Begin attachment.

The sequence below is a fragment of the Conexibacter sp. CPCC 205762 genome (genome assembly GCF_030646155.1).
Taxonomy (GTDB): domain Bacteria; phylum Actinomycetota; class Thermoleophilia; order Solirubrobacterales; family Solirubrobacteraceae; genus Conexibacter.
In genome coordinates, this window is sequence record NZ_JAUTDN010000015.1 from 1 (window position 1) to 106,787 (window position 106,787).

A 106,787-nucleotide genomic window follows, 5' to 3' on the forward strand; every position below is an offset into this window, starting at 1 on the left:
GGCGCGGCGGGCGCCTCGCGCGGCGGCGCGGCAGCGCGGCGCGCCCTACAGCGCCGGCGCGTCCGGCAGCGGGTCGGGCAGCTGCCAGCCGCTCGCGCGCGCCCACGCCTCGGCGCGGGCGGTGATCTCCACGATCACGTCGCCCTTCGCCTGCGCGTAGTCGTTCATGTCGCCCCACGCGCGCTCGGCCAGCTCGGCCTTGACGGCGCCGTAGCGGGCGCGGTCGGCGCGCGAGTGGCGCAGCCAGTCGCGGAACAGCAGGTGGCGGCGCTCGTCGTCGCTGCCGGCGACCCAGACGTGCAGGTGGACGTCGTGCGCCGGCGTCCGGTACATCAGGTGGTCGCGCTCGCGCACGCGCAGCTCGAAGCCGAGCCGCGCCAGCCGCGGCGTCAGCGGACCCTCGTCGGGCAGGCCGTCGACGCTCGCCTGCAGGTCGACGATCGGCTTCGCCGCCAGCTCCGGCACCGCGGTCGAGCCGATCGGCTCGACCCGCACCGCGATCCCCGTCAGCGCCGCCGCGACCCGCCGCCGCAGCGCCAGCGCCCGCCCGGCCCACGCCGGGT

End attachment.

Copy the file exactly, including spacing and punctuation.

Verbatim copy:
The sequence below is a fragment of the Conexibacter sp. CPCC 205762 genome (genome assembly GCF_030646155.1).
Taxonomy (GTDB): domain Bacteria; phylum Actinomycetota; class Thermoleophilia; order Solirubrobacterales; family Solirubrobacteraceae; genus Conexibacter.
In genome coordinates, this window is sequence record NZ_JAUTDN010000015.1 from 1 (window position 1) to 106,787 (window position 106,787).

A 106,787-nucleotide genomic window follows, 5' to 3' on the forward strand; every position below is an offset into this window, starting at 1 on the left:
GGCGCGGCGGGCGCCTCGCGCGGCGGCGCGGCAGCGCGGCGCGCCCTACAGCGCCGGCGCGTCCGGCAGCGGGTCGGGCAGCTGCCAGCCGCTCGCGCGCGCCCACGCCTCGGCGCGGGCGGTGATCTCCACGATCACGTCGCCCTTCGCCTGCGCGTAGTCGTTCATGTCGCCCCACGCGCGCTCGGCCAGCTCGGCCTTGACGGCGCCGTAGCGGGCGCGGTCGGCGCGCGAGTGGCGCAGCCAGTCGCGGAACAGCAGGTGGCGGCGCTCGTCGTCGCTGCCGGCGACCCAGACGTGCAGGTGGACGTCGTGCGCCGGCGTCCGGTACATCAGGTGGTCGCGCTCGCGCACGCGCAGCTCGAAGCCGAGCCGCGCCAGCCGCGGCGTCAGCGGACCCTCGTCGGGCAGGCCGTCGACGCTCGCCTGCAGGTCGACGATCGGCTTCGCCGCCAGCTCCGGCACCGCGGTCGAGCCGATCGGCTCGACCCGCACCGCGATCCCCGTCAGCGCCGCCGCGACCCGCCGCCGCAGCGCCAGCGCCCGCCCGGCCCACGCCGGGT